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The novel follows the life of Newland Archer, a young man whose life in New York’s elite of the 1870s is seemingly perfect. He’s engaged to May Welland, who is not only one of the most popular and respected heiresses of his social circle, but the very image of innocence and purity. However Newland admires her, he can’t help but feel that there are so many things he can’t discuss with her, such as the new and strange artistic movements making their way from Europe to America, to which Newland feels drawn to and which he would like to explore.

Unlike his friends, Newland finds it amazing that there can be a life so different to his: la vie bohéme, the life of the cafés and the studios, of small apartments and sordid parties. Such acquaintance makes him question his social duties and his relationship with May. His doubts are aggravated by the arrival of May’s cousin, Ellen Olenska. Ellen has spent the last decades in Europe among artists and is now separated from her husband, a situation the New Yorkers find shocking. The way Ellen behaves, disregarding every social rule, represents everything Newland has always wanted, but has been too afraid to try.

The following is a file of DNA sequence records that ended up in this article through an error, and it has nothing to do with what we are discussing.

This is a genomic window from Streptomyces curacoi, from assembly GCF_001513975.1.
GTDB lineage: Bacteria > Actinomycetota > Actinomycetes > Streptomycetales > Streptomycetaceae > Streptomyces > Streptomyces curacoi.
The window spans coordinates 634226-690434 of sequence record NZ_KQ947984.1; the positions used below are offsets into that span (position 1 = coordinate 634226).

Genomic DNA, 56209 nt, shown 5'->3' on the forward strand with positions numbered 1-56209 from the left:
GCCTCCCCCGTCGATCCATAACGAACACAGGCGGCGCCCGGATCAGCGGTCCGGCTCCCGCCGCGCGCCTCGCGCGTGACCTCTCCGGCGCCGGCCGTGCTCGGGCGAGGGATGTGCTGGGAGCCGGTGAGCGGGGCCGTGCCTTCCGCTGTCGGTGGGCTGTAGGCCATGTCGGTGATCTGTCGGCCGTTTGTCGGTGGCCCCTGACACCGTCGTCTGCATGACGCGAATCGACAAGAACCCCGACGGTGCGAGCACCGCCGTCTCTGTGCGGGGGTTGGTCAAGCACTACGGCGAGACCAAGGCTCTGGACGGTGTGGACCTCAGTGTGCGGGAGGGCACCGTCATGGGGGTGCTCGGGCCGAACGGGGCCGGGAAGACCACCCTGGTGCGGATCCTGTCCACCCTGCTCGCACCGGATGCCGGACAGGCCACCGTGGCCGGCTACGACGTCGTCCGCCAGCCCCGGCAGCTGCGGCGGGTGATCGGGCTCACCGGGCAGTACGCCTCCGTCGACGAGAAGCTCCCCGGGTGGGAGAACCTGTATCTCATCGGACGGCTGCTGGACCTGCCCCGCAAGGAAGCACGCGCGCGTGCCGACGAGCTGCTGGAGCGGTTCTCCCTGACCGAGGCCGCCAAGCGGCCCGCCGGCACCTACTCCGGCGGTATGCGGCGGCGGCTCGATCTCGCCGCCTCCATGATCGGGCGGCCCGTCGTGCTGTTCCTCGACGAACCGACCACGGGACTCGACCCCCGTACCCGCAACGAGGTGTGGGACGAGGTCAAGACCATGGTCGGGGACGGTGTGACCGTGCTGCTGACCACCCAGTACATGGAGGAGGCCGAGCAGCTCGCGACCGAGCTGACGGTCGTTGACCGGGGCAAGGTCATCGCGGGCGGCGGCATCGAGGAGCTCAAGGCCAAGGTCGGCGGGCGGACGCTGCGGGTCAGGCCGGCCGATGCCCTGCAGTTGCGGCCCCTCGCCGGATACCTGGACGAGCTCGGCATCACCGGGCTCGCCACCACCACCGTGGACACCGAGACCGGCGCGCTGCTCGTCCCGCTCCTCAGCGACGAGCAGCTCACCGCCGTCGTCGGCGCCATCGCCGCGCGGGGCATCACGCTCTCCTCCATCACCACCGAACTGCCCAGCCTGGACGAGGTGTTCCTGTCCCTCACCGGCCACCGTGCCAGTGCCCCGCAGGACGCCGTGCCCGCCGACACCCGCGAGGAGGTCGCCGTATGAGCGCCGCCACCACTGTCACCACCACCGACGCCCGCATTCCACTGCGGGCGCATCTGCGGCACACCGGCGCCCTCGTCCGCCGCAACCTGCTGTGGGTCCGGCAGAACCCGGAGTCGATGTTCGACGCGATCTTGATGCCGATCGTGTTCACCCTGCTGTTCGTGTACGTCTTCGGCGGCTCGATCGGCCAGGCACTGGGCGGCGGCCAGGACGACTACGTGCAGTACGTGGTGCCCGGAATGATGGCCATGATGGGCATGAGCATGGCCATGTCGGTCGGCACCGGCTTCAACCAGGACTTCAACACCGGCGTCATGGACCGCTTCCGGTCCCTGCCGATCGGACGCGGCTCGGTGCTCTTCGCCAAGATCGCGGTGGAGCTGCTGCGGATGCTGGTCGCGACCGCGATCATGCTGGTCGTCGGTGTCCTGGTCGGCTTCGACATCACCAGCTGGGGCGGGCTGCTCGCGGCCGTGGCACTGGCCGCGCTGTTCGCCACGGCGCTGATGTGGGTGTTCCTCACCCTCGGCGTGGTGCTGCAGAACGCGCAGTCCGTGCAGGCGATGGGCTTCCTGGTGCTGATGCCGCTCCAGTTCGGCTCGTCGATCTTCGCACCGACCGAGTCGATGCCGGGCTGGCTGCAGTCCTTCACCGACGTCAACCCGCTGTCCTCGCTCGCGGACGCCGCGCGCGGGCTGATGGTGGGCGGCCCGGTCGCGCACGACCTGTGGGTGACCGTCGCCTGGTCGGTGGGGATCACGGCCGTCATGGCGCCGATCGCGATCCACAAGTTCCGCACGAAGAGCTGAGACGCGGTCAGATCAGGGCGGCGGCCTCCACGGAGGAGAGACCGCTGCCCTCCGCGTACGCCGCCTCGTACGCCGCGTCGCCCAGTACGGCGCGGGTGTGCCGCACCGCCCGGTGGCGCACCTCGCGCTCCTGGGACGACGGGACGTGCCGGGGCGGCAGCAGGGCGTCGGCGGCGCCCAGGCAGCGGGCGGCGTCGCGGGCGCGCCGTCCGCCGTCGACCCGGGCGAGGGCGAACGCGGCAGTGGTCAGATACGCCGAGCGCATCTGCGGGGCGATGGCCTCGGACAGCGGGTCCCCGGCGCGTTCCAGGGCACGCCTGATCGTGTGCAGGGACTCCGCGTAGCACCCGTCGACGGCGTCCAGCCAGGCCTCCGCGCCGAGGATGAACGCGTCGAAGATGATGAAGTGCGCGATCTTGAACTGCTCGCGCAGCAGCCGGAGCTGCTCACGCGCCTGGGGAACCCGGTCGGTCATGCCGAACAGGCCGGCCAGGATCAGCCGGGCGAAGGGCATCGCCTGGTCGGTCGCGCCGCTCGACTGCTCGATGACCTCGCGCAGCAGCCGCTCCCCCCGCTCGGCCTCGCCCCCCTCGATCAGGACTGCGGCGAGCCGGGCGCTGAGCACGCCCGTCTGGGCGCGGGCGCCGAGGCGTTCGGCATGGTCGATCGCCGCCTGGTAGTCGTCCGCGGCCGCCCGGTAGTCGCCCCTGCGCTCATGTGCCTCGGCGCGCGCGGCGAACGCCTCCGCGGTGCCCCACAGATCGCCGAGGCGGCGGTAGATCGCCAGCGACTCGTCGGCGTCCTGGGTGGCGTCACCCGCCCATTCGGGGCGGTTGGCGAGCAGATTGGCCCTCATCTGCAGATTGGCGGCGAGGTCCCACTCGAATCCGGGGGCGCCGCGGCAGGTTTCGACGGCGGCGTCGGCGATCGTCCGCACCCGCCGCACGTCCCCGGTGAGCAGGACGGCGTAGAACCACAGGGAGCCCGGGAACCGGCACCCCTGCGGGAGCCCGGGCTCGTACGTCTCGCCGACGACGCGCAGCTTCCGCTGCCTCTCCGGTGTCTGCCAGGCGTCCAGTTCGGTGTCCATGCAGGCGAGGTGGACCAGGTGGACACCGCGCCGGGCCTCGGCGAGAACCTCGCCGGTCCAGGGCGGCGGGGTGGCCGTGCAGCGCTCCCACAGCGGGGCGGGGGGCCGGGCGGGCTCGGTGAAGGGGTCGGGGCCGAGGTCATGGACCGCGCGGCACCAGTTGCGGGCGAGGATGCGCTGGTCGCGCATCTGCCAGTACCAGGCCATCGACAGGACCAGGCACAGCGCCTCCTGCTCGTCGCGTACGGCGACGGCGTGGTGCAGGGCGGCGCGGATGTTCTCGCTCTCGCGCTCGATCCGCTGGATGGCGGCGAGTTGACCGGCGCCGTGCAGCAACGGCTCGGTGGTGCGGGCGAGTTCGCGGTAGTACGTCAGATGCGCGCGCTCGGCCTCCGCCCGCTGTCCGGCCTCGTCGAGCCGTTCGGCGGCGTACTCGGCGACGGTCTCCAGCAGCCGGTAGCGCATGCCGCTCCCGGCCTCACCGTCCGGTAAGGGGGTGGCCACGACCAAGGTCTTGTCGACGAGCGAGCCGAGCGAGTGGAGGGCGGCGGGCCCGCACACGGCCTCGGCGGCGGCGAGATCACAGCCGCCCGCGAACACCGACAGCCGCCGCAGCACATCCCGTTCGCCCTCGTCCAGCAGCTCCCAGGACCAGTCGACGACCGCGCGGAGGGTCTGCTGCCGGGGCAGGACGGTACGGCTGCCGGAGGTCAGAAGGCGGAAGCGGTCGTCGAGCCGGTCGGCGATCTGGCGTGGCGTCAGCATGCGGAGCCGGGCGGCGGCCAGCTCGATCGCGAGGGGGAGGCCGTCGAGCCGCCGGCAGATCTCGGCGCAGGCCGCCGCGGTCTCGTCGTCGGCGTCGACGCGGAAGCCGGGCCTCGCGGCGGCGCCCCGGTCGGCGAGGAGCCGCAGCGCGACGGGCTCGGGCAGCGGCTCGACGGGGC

In a way, Newland’s dilemma is the dilemma of his times. He is torn between the familiar, a neoclassical word full of beautiful shapes and light, and the unstoppable future, the innovations in art and architecture that can only precede a new conception of the world. While the world he knows is beautiful, he knows the price to pay for it is ignorance, a blissful ignorance every one of his acquaintances seems to get on with by calling it innocence.